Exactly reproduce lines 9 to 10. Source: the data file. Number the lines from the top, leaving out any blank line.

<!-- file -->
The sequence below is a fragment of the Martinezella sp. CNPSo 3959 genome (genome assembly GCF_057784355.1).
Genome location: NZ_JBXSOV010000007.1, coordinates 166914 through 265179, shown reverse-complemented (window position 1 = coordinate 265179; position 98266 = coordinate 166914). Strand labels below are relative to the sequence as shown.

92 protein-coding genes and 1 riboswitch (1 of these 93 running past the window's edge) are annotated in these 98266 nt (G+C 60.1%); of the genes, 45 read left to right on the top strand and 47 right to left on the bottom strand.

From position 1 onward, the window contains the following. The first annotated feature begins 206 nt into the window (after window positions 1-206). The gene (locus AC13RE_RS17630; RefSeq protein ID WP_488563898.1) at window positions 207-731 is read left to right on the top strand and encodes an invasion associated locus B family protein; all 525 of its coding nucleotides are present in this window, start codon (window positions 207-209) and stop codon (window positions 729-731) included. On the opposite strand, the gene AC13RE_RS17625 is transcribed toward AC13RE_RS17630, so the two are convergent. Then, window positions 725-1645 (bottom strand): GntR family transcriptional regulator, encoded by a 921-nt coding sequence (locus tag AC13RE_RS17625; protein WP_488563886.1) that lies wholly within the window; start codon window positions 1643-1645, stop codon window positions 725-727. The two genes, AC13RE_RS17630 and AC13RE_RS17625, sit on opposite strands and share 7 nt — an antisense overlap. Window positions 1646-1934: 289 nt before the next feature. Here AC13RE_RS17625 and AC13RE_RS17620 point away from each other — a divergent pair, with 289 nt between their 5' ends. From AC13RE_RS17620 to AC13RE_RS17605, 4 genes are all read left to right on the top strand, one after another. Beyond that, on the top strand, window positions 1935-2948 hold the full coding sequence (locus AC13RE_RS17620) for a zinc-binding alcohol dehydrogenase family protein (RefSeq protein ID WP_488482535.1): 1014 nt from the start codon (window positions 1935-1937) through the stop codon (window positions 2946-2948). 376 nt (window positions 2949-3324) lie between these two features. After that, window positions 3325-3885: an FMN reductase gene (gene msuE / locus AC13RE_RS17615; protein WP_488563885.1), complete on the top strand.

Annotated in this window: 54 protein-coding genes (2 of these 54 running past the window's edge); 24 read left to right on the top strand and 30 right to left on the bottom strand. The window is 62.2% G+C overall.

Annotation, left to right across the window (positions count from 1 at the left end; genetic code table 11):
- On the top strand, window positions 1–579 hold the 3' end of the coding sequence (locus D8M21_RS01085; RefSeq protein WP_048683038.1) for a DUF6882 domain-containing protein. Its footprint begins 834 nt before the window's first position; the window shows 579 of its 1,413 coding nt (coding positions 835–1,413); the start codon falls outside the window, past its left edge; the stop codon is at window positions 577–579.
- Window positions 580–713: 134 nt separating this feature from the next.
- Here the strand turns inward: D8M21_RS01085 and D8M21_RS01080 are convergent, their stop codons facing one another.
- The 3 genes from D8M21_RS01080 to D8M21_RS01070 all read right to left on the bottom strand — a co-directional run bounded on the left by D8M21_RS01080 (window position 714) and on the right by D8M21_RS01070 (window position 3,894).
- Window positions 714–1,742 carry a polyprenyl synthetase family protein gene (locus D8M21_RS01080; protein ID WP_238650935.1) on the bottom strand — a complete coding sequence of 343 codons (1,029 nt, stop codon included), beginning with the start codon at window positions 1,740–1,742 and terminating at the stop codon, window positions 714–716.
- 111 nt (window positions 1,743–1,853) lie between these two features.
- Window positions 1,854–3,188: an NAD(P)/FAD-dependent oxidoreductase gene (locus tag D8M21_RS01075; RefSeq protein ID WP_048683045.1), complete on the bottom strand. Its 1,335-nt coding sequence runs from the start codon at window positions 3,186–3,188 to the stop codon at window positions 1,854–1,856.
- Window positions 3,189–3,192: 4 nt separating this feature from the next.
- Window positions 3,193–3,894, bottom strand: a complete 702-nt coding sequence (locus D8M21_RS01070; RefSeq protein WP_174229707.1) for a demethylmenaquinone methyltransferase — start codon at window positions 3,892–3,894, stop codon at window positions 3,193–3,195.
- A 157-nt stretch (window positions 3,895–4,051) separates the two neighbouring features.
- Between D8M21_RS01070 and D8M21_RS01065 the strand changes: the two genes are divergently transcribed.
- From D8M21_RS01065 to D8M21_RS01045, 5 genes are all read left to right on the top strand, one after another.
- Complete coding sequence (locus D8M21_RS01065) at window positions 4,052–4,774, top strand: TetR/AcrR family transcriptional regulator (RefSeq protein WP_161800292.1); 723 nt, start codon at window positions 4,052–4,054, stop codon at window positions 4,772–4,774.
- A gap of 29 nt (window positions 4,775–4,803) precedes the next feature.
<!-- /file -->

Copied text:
- Here the strand turns inward: D8M21_RS01085 and D8M21_RS01080 are convergent, their stop codons facing one another.
- The 3 genes from D8M21_RS01080 to D8M21_RS01070 all read right to left on the bottom strand — a co-directional run bounded on the left by D8M21_RS01080 (window position 714) and on the right by D8M21_RS01070 (window position 3,894).